• The book was "O Principezinho", or "The Little Prince" in English (but the book was in Portuguese). So I went down to the bar and read for a little while, and had a café (mom and dad, we need an espresso machine or I will have severe withdrawals when I come back). There were two other girls that I didn't know in there, and after a while one of them came up and started talking to me. I went to sit with them (they were making cheat-sheets for a Portuguese test) and we talked for a while (in English). They were really, really nice, and in my grade. I don't really know too many people from the other classes because when I got here, my class was in a room separate from the other 11th graders because our room was leaking or something, so I haven't been introduced to many 11th graders besides my classmates until now. 
  • When the period was over, the three of us went back up to our hall for DTA (I still don't know what this stands for, but it's when our class directors help us study and talk to us about class stuff. It's kind of like advocacy.).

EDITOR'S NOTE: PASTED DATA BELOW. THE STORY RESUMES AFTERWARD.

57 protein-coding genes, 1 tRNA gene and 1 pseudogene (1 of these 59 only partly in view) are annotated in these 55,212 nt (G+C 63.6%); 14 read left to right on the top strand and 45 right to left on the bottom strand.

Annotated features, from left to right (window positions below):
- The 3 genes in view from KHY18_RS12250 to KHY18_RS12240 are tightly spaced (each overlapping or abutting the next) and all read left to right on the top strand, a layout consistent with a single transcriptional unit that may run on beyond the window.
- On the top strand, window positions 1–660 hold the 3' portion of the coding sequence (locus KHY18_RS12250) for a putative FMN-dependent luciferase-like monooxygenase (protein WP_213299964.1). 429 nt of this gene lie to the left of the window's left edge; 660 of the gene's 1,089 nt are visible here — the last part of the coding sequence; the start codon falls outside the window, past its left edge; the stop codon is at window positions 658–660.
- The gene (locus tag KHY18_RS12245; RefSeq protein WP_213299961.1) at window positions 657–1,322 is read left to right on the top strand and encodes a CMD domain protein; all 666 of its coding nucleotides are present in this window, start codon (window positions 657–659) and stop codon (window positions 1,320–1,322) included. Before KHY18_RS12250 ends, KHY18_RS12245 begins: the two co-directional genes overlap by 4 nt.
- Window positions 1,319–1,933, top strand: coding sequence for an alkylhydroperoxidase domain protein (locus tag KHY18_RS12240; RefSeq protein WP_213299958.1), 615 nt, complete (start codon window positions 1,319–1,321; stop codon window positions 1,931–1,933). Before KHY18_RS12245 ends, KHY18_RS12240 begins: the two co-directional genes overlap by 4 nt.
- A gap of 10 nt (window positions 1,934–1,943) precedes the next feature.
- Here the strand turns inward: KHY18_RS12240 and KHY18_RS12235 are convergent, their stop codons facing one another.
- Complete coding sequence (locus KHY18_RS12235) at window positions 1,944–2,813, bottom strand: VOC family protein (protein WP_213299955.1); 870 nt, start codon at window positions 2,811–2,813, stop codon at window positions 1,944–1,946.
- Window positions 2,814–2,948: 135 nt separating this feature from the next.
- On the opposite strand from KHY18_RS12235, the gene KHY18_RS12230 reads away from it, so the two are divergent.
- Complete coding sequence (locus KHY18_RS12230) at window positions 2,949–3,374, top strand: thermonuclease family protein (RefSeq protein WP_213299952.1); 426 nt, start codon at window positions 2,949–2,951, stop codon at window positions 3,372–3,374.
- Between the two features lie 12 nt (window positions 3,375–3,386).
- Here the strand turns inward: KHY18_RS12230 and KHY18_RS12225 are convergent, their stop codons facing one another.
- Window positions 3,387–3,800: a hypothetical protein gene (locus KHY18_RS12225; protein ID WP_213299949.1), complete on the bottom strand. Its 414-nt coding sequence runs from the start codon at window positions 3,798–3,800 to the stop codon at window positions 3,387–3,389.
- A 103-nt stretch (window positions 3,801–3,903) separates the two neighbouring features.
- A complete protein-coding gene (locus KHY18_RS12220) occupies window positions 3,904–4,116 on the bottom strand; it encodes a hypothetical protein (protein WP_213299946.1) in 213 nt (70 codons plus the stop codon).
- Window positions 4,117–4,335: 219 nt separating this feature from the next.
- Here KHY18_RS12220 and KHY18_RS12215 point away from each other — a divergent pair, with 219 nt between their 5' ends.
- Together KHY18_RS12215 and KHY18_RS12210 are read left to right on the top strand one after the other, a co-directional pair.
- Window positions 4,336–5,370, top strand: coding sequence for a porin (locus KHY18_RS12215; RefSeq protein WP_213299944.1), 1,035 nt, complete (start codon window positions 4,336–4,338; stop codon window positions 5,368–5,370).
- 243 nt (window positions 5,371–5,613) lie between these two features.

• Me and my friends ate lunch in the bar because it's Monday and the cantina line is nearly impossible to get through on Mondays. I go up to order and the people already know what to give me because I get the same thing every day. What can I say, the chocolate croissants are delicious (:
  • The rest of the day was normal, until I go to get on the bus. I saw something was up when people I didn't recognize were getting on my usual bus, bus number 6. I went up to ask and my bus driver comes up and explains that now we'll all be riding on bus 2. I thought it was really nice of him to explain it to me, because I guess I looked kind of lost and he knew I probably had no idea what was going on (not that I usually know what's going on but whatever). 
  • Then on the way home, Alexandra's host parents called me up to their apartment and gave me food that Alexandra had left behind that they weren't going to eat, like sopapilla and pancake mix and grits. :D

And that was my wonderfully strange day. Of course, I have a quote to go along with it.

“The only way to deal with an unfree world is to become so absolutely free that your very existence is an act of rebellion.” - Albert Camus